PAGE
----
We then told Alice that she would have to find them at the airport in Manchester or on the flight, by whatever means necessary. She would then have to introduce herself to them and gain their trust.
Since they would not know ANYTHING about the challenge they might, understandably, be a little suspicious.
We gave her snippets of information about John and Cheryl to help her convince them.
John and Cheryl could then explain to Alice and Ian how they could find us, since they knew where Bryn and Jill were.
On arriving at the airport, Alice and Ian happened to go into the same restaurant as John and Cheryl and immediately sighted their targets! Alice approached them as they tucked into their full English. After initially astonishing them both with her seemingly psychic knowledge, they soon established the common link. They then discovered that they were seated in consecutive rows on the plane!
They arrived on the ferry in Tinos at about 1600h, having had a very bouncy ride across in the strong winds.
We were delighted to see our most frequent visitors again. For once, the boat wasn’t broken, and sailing could well be the order of the day!
After a quick explore around the town of Tinos in the morning, where we saw devotees on all fours proceeding along the ‘Crawl-Way’ which is a carpeted track along the road. It takes them (albeit slowly) up to the icon of the Virgin Mary in the church. (Knee pads are available/essential!)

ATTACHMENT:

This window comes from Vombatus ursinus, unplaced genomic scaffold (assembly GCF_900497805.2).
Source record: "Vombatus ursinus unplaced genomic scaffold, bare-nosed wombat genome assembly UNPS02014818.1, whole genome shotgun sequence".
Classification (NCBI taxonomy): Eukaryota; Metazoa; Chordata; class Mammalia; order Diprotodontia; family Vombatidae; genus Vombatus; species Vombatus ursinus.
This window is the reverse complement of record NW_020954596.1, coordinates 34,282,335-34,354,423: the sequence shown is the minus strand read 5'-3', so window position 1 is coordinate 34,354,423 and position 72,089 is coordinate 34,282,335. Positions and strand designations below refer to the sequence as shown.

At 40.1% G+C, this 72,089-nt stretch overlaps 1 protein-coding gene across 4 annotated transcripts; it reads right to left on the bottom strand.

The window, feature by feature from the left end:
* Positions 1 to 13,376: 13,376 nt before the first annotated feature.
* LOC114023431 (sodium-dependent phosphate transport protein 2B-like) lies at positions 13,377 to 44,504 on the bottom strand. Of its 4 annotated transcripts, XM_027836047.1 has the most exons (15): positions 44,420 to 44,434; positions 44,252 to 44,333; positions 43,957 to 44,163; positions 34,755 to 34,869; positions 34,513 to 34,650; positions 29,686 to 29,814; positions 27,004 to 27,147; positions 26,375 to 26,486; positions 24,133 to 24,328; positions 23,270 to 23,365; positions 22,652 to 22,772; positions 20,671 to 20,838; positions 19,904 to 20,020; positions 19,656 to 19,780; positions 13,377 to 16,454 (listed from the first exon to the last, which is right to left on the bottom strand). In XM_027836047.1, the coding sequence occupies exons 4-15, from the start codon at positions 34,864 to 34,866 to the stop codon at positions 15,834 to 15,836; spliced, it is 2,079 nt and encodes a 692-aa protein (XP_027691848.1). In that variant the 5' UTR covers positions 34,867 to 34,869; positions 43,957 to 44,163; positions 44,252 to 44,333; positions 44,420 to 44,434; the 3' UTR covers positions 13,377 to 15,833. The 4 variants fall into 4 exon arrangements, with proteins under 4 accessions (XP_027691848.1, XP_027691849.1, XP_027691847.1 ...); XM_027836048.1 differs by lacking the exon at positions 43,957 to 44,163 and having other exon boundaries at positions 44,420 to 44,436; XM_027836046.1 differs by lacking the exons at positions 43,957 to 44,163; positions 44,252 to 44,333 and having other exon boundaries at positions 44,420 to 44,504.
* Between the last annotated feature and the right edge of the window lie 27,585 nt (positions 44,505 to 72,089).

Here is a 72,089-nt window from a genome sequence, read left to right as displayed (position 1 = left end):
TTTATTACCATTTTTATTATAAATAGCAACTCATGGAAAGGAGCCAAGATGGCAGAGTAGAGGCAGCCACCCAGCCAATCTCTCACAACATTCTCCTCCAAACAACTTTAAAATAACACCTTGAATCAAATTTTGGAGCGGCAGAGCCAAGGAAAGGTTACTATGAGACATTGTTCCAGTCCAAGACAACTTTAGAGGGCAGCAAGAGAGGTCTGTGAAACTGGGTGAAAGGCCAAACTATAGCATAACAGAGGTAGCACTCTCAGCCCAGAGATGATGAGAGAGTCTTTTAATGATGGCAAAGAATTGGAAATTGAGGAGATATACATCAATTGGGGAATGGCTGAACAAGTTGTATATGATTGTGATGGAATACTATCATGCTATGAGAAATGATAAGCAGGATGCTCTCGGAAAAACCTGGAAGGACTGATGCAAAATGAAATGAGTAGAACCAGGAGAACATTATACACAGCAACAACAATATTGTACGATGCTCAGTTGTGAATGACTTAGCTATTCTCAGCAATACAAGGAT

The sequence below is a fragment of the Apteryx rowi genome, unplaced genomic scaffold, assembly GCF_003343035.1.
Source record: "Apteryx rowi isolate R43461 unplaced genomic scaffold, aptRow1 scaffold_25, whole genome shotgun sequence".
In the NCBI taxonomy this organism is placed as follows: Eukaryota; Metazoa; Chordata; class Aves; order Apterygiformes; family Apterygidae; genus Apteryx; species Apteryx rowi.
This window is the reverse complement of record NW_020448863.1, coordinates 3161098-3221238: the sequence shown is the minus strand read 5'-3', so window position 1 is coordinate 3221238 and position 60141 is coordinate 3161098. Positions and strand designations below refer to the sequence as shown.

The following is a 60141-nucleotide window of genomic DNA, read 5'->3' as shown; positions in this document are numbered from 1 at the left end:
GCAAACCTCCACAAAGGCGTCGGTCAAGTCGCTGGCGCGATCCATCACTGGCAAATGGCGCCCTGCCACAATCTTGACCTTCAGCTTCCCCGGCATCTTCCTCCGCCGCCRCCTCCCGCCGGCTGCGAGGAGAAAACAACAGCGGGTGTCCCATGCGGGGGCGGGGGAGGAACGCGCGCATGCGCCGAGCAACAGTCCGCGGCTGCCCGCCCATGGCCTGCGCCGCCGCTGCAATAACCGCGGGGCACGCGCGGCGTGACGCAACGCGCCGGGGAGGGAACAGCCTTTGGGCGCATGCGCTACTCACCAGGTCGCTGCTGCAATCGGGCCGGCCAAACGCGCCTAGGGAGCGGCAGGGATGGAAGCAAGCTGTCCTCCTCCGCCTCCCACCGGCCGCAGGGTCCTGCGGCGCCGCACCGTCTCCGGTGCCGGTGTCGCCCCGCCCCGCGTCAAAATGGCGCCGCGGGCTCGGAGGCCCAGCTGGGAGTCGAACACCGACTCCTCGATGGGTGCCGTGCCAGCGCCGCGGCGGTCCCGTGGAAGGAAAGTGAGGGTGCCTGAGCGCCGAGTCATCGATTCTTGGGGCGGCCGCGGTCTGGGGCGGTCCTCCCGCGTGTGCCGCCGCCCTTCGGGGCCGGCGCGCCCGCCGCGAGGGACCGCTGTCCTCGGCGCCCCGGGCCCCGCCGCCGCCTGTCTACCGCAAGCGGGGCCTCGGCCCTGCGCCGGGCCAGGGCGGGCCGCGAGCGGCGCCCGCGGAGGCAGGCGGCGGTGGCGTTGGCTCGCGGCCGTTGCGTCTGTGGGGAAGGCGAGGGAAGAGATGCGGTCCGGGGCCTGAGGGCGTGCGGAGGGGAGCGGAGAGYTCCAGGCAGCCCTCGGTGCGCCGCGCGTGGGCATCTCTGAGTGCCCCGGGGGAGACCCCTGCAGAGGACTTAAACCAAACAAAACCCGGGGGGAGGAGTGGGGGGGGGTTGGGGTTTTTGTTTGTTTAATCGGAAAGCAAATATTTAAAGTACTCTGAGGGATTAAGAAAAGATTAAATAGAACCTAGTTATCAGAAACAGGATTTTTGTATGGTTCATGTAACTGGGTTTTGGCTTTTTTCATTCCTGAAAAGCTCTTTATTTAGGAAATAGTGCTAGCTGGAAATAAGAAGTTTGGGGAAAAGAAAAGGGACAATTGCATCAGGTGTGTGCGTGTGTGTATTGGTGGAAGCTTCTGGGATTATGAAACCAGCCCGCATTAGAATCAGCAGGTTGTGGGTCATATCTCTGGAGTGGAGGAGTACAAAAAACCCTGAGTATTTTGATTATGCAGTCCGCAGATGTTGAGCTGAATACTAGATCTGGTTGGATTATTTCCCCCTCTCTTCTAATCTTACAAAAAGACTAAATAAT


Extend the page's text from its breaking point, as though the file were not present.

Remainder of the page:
The icon is said to have healing qualities, for believers, obvs.
Along the street, there are many stalls selling masses of long candles and all kinds of other religious artifacts. Things like, plastic bottles to collect holy water; crucifixes; rosary beads; pictures; embossed metal plaques, etc.
We couldn’t quite believe how many people were there are on Sunday morning.
BUT, if you have crawled up the street to get there, luckily you get to crawl up between everyone’s legs to the front of the queue!!!
We departed with Ian and Alice at about 1300h as the winds had died down to a mere 28kts and SAILED all the way to Syros. The Capital of the Cyclades.
Thankfully we arrived in Tinos in only 18kts of wind and parked up on the quay. Fly the Coop were just behind us.
We hired a car the next day with Bryn and Jill and drove around some of the charming villages. There are dove cotes all over the island which are beautifully built and used to house the pigeon population of Tinos. The birds were bred for their meat, manure and feathers. The dovecotes are miniature houses decorated with patterns of wheels, trees, triangles, chevrons and sun symbols and then they are white-washed to produce an interesting effect of light and shade.
We enjoyed walking around the villages of Tinos, although most of them were deserted at this time of year. We were amazed by the massive boulders scattered around the village of Volax where you can see traditional baskets being woven.
There were miles of terraces, sadly now falling into disrepair which gave a hint of a richer agricultural heritage.
We drove the length and breadth of the island and found a very small traditional taverna to eat in on the way home.
Despite being such a windy place (A fellow yachtie in the port recorded 56kts during the night on Friday 5th October 2018!) we were really taken with the place.